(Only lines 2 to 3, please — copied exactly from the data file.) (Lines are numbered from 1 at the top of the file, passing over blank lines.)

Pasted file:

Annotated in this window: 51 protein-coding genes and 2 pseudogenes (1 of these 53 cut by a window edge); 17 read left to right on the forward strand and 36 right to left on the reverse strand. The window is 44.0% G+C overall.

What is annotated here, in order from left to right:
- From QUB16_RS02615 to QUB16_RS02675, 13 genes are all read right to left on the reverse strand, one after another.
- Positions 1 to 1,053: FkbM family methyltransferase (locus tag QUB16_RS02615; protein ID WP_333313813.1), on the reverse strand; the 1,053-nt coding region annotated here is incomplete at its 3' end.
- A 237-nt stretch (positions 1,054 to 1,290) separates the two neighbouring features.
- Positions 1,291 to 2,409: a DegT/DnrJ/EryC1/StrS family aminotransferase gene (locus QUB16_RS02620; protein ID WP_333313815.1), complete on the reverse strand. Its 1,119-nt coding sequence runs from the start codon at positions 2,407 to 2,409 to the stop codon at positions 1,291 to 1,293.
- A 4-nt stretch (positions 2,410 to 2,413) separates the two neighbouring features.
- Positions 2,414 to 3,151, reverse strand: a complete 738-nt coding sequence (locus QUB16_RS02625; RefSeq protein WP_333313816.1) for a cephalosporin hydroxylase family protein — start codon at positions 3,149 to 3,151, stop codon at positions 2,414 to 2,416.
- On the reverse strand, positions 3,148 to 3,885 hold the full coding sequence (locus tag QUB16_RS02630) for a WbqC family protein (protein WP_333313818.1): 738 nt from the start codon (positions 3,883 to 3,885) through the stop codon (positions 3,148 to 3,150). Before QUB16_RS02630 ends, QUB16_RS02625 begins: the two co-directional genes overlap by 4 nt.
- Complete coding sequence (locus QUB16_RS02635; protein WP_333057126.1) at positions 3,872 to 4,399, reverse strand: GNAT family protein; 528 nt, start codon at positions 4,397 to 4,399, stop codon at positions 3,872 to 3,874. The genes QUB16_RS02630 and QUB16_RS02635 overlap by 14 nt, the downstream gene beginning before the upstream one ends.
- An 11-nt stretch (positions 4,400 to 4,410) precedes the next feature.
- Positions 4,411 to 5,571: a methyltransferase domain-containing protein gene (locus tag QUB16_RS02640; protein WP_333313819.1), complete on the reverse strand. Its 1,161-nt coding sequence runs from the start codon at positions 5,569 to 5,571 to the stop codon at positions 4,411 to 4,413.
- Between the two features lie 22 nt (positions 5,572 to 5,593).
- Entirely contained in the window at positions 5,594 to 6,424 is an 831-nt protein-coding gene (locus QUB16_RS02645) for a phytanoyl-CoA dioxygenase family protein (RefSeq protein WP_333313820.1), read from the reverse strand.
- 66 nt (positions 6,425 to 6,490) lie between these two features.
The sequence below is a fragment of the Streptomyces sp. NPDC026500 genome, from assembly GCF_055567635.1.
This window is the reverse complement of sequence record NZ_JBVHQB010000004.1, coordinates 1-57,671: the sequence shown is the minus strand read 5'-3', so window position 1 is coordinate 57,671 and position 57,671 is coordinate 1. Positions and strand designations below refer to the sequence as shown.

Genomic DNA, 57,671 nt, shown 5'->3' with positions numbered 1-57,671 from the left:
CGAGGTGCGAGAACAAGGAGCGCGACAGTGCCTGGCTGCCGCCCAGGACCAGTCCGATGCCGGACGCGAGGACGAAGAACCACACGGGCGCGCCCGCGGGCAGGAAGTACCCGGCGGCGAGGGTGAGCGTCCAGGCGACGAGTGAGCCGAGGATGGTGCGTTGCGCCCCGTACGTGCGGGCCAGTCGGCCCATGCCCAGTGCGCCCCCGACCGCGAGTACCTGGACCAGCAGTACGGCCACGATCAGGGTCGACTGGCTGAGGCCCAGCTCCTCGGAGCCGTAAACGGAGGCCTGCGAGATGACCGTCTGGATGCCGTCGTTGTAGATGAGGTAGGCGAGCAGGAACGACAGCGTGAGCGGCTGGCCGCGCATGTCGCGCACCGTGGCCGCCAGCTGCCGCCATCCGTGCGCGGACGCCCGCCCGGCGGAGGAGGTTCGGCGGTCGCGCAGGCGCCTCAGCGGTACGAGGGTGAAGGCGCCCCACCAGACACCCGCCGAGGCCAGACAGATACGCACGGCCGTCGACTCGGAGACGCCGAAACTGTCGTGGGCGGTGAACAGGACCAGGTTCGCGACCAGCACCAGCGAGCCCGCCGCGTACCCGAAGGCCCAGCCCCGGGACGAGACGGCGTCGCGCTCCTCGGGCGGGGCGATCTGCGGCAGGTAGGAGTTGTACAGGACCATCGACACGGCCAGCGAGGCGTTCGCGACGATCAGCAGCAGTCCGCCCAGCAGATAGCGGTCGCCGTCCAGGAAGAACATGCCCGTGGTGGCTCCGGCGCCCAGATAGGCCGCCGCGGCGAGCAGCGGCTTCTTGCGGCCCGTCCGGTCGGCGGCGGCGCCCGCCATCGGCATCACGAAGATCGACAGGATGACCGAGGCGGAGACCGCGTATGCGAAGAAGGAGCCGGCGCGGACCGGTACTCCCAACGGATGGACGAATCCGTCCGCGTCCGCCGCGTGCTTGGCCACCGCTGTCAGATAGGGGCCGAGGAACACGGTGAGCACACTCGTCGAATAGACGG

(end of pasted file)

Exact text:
What is annotated here, in order from left to right:
- From QUB16_RS02615 to QUB16_RS02675, 13 genes are all read right to left on the reverse strand, one after another.